Friday, March 17, 2017

The Relationship of Empathy and Infectious Disease Outbreaks - Science

In this case, the empathic drives under study are those of infected people in terms of their willingness to risk infecting others while their infection lasts.  The study reviewed the behavior of people suffering from influenza relative to those who had not been infected and were the susceptible population.  (Science Daily:  Empathy from the sick may be critical to halting disease outbreaks)

That's a conclusion from researchers at the Georgia Institute of Technology, who used a networked variation of game theory to study how individual behavior during an outbreak of influenza -- or other illness -- affects the progress of the disease, including how rapidly the outbreak dies out.

The research study pitted the self-interests of susceptible individuals against those of infected persons, and found that only if sick persons took precautions to avoid infecting others could the illness be eradicated.  Healthy people attempting to protect themselves couldn't, by themselves, stop the disease from spreading.  Among the key factors was empathy of infected persons.

- SD

Relax on a lament about the hippies were empathic but that's dying out and all hope is lost.  I don't know that hippies were all that much more empathic than others but we were really good at concerts.


The empathy of sick persons becomes especially important toward the end of an outbreak, when the number of infected persons may be low, but still enough to sustain the illness. When the number of sick people is low, risk perception falls, leading susceptible people to reduce their precautions -- and sick people to feel less concern about infecting others.

If those sick persons then decide to head off to work despite their illness, they may infect unsuspecting susceptible people, causing the outbreak to continue. "The behavior of the infected individuals can be more important than the behavior of the susceptible individuals in eradicating the disease," said Eksin. "A little bit of empathy can be crucial at this point."

- SD

The part is talking directly about 'workplace heroes' who go to work when they're sick to show the boss how much they're willing to suffer for Jesus ... or some damn thing.  Unknown why those suck asses do it but, as you see, they're the ones who keep an outbreak alive.

Ed:  they can't afford to take time off!

That means the sick time went for something else and just why are you sick all the time?


Stand back since this is where it starts getting weird.

"In a connected network, everyone's activities can affect you in one way or another," Eksin said. "If your sick neighbors decide to isolate themselves, then you don't need to take any action to protect yourself against them. But you don't necessarily know what your neighbors are doing, and their actions may well be affected by what others are doing. The effect can cascade."

While calculating such interactions could be intractable from a computing standpoint, the authors introduced an algorithm based on game theoretic concepts that allows a logical resolution. "Our analysis provides a principled response to recent calls to integrate game theory with disease dynamics to understand how individuals should act in response to disease development."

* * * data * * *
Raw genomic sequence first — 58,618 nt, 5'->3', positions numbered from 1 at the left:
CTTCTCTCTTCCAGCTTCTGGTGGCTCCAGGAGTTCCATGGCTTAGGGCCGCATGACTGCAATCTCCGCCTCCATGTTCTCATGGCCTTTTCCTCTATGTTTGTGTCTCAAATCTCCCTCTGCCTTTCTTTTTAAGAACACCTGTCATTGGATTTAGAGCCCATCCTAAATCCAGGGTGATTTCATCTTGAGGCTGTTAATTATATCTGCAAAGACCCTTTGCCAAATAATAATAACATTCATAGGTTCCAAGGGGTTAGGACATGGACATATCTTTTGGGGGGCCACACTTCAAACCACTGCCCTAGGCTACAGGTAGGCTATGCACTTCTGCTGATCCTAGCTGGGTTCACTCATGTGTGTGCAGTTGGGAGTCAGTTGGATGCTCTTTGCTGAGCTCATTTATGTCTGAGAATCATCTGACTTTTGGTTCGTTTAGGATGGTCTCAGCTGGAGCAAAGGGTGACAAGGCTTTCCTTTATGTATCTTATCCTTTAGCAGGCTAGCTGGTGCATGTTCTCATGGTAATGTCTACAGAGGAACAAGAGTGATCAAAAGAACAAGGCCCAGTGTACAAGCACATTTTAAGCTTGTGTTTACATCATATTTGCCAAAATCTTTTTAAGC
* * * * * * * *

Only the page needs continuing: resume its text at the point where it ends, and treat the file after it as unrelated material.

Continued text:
- SD

It looks like you may need to be a 'human computer' to keep up with this lot.  (Ithaka:  NASA: In 1955, Annie Easley Was Way Ahead of Her Time)

Note:  I'm kind of in awe of Annie Easley since I had never heard of 'human computers' previously.


Read the article for the fulness of it but this is the punchline from the scientists:

"We need to champion the benefits of empathy by sick individuals to eradicate disease in the community."

- SD

Stay home, damn it!  We don't want your disease!  You are not being heroic, you are being an asshole by coming to work, coughing, and blowing your nasty shit all over the place.  Stay the hell home!

7 comments:

Anonymous said...

blow the heLl do you blow up workplace heroes when you would gob to work sick as hell because of your locality to keeping the machine running because only you can do what you do

Peas InOurThyme said...

I'll lay that problem directly at the feet of the manager who failed to ensure there were sufficient people to keep the machine healthy even when all of his people were not.

I'm thinking of tagging part-time jobs with spreading disease since those workers can't afford to take time off and I don't think they have any sick time benefits.

Anonymous said...

On this I call BS. You would go to work like that when you were the boss

Anonymous said...

PS as a person who hired and managed thousands of part timers. They had no problem calling in sick mostly on Sunny weekendside sick or not

Peas InOurThyme said...

My favorite was one character who called in sometimes with 'a touch of the flu' and he would be in the next day. I let it slide with only the thought of don't get any grass stains on yer shoes at the golf course.

I don't see the attendance of the boss as obviating the point since he/she knows he's infectious but he/she shelves that because 'the work is too important,' 'my job is vital,' etc, etc. When he/she knows but does it anyway then I need to find what justifies it and the idea of reduced empathy in such a person doesn't seem so surprising. That logic is seriously flawed in thinking 'I have to be at work even though I know there's a strong chance I will cause illness by doing that.'

Anonymous said...

If you are sick stay home
I dont need the illness

Peas InOurThyme said...

Hear, hear!